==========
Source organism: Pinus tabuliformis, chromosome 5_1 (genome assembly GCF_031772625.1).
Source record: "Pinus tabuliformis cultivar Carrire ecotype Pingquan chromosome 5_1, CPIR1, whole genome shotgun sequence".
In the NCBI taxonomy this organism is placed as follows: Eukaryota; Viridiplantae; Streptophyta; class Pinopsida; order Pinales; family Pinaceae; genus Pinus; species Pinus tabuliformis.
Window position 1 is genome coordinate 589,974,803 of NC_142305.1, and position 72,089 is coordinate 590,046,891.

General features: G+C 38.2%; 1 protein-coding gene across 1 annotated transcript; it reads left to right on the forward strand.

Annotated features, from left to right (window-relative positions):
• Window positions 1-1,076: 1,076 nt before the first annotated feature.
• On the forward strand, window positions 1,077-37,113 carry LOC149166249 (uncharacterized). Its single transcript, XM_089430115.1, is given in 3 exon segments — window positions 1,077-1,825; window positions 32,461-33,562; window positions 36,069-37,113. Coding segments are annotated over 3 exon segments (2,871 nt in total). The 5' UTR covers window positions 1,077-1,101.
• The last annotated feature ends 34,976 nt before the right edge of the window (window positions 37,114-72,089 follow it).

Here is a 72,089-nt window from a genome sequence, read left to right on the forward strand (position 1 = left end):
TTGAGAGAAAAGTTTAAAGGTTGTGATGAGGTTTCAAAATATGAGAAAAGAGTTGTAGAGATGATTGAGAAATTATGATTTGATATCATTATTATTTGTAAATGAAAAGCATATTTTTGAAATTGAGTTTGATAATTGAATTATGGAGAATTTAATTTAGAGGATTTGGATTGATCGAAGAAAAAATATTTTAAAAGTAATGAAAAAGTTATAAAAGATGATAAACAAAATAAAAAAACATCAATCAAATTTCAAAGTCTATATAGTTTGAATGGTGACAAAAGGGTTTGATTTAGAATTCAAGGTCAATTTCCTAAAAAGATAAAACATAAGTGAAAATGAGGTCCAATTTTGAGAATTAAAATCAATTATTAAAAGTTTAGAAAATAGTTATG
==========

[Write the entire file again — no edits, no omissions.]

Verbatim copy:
Source organism: Pinus tabuliformis, chromosome 5_1 (genome assembly GCF_031772625.1).
Source record: "Pinus tabuliformis cultivar Carrire ecotype Pingquan chromosome 5_1, CPIR1, whole genome shotgun sequence".
In the NCBI taxonomy this organism is placed as follows: Eukaryota; Viridiplantae; Streptophyta; class Pinopsida; order Pinales; family Pinaceae; genus Pinus; species Pinus tabuliformis.
Window position 1 is genome coordinate 589,974,803 of NC_142305.1, and position 72,089 is coordinate 590,046,891.

General features: G+C 38.2%; 1 protein-coding gene across 1 annotated transcript; it reads left to right on the forward strand.

Annotated features, from left to right (window-relative positions):
• Window positions 1-1,076: 1,076 nt before the first annotated feature.
• On the forward strand, window positions 1,077-37,113 carry LOC149166249 (uncharacterized). Its single transcript, XM_089430115.1, is given in 3 exon segments — window positions 1,077-1,825; window positions 32,461-33,562; window positions 36,069-37,113. Coding segments are annotated over 3 exon segments (2,871 nt in total). The 5' UTR covers window positions 1,077-1,101.
• The last annotated feature ends 34,976 nt before the right edge of the window (window positions 37,114-72,089 follow it).

Here is a 72,089-nt window from a genome sequence, read left to right on the forward strand (position 1 = left end):
TTGAGAGAAAAGTTTAAAGGTTGTGATGAGGTTTCAAAATATGAGAAAAGAGTTGTAGAGATGATTGAGAAATTATGATTTGATATCATTATTATTTGTAAATGAAAAGCATATTTTTGAAATTGAGTTTGATAATTGAATTATGGAGAATTTAATTTAGAGGATTTGGATTGATCGAAGAAAAAATATTTTAAAAGTAATGAAAAAGTTATAAAAGATGATAAACAAAATAAAAAAACATCAATCAAATTTCAAAGTCTATATAGTTTGAATGGTGACAAAAGGGTTTGATTTAGAATTCAAGGTCAATTTCCTAAAAAGATAAAACATAAGTGAAAATGAGGTCCAATTTTGAGAATTAAAATCAATTATTAAAAGTTTAGAAAATAGTTATG